There’s a certain spectre of celebrity when it comes to being a highly regarded professional athlete.
You’re a known entity. Your face is familiar. The daily highlight packages quite likely includes a healthy dose of certain stars. Save, perhaps, for footage of a spectacular feat in a sport at any level.
In Canada, it is hockey that typically rules in print, television, and online.
Except all that slowly changes in those few months a year when the Toronto Blue
Jays make their late winter pilgrimage to spring training, and then return north of the border to get their 162-game season underway.
The Jays benefit by being the only Major League Baseball team in Canada, and by being owned by Rogers, which also happens to have a handful of television stations dedicated to sports and nothing else.
Coast-to-coast attention is what follows this team, and it has certainly ratcheted up the past few seasons with the Jays being one of the league’s better teams, and making consecutive trips to the American League championship series.
A black cloud hung over the team last week, however, and it had little to do with the club’s poor start to the current season.
During a game in Atlanta last week, star centerfielder Kevin Pillar was at the plate late in the game, and down two strikes he missed an attempt to save himself from being the third out of the inning.
What came next stopped both the Braves’ pitcher and catcher in their tracks.
As was evident in the video replay, Pillar hurled less than pleasing language at Atlanta pitcher Jason Motte.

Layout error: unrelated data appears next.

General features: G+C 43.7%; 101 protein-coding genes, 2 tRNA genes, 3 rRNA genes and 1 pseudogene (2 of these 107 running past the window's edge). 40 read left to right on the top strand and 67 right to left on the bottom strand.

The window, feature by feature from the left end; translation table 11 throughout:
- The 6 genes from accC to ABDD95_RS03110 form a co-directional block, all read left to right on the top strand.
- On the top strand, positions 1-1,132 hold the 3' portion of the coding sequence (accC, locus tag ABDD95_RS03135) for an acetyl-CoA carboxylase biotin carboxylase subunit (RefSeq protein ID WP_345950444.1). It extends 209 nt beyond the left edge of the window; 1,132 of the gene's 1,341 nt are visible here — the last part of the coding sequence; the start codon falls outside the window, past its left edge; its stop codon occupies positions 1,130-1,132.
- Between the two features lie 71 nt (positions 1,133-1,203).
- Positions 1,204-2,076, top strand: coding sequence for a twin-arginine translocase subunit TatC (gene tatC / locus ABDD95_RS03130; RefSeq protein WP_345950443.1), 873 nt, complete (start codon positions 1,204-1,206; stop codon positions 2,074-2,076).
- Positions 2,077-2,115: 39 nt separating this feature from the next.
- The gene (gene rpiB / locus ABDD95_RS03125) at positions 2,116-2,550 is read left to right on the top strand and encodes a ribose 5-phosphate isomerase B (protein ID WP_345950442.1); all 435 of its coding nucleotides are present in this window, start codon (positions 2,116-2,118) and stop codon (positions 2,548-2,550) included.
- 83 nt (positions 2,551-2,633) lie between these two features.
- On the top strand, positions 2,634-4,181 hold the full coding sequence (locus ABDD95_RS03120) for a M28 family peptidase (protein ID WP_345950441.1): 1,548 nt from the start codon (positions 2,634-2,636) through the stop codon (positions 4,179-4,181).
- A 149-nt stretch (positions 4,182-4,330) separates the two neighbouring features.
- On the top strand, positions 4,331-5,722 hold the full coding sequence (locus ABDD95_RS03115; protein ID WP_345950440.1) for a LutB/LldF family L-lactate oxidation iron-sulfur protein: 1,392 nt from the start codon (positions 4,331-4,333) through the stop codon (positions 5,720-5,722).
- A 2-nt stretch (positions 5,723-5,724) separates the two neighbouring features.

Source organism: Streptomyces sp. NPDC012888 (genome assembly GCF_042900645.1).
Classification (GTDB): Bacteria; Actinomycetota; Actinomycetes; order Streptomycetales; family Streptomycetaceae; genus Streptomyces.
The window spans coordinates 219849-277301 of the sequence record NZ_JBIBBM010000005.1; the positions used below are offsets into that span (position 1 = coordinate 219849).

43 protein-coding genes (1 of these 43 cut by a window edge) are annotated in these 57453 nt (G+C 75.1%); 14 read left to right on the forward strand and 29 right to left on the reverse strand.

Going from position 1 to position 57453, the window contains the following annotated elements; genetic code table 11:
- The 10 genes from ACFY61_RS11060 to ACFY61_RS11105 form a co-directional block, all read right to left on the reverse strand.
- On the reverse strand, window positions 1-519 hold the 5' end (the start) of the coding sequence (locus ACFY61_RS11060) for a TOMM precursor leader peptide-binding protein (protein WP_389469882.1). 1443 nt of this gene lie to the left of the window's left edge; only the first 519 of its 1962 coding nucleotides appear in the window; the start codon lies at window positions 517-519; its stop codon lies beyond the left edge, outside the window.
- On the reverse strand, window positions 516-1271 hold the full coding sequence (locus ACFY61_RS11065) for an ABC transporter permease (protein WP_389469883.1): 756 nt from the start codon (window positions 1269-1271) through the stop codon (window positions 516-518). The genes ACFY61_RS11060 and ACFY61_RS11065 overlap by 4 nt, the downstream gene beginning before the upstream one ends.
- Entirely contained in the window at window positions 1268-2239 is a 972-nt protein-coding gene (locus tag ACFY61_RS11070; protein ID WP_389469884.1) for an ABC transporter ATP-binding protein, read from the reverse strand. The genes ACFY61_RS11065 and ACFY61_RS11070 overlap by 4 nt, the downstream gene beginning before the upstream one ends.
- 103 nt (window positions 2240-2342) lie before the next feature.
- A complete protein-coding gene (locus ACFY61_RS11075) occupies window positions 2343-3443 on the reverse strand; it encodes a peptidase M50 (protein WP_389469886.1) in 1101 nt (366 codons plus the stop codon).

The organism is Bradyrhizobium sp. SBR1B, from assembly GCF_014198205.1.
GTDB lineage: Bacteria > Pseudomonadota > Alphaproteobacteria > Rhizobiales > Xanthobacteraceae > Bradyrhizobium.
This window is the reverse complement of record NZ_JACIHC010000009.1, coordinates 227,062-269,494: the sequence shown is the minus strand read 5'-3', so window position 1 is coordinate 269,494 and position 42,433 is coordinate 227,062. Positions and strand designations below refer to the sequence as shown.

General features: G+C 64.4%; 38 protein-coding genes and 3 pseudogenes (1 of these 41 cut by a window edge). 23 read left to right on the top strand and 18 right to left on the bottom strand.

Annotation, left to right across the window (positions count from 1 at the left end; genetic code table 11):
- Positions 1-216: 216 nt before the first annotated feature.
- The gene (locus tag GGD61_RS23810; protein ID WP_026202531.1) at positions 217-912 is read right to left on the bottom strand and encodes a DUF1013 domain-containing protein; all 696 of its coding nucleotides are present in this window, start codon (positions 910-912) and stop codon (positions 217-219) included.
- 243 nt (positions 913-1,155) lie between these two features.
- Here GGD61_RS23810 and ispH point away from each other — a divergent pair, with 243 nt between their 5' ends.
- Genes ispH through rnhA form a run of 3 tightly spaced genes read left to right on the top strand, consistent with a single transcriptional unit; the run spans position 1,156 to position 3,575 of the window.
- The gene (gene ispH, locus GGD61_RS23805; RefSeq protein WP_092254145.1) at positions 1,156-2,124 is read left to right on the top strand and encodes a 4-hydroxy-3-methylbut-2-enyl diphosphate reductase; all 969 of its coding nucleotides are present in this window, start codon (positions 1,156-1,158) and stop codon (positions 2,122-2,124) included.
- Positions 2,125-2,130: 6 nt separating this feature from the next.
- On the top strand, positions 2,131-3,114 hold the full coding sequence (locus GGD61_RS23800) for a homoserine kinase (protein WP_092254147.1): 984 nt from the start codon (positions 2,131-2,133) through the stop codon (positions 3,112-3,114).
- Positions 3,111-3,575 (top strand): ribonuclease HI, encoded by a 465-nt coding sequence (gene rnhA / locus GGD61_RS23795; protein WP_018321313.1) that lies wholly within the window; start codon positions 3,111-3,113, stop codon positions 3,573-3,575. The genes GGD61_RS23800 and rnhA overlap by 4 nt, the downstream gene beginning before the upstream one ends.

This led to both teams’ benches clearing, though the dust was settled before any punches were thrown.
Most evident in the aftermath was the self-sabotage Pillar had done to himself in what was certainly a moment without an ounce of mental clarity.
Pillar has made a name for himself in the past handful of seasons thanks to a number of spectacular defensive efforts, and timely production at the plate. He’s gone from being a perennial roster cut when the Jays broke its big league camp in the spring to an everyday player of All-Star calibre.
More than that, he’s become a fan favourite for giving back to the baseball community in not only Toronto, but throughout Canada.
Never has he given off the belief that he’s a hateful person, despite his use of a truly hate-filled word. Though neither side involved in Pillar’s ultimate two-game suspension have dared repeat the word that was said, a simple reading of his lips in the game replay makes it quite clear.
It was homophobic, and it was utterly unnecessary. More than that, it was disappointing to see Pillar even make use of the word, and his actions are indicative of why society must continue its work to wipe out homophobia at all levels.
There is no doubt that Pillar has shown a great deal of remorse for his ill-informed reaction, and the Jays suspending him without pay was the right move.
Everyone should be held accountable for their choice of slander.
There’s no place for it anymore.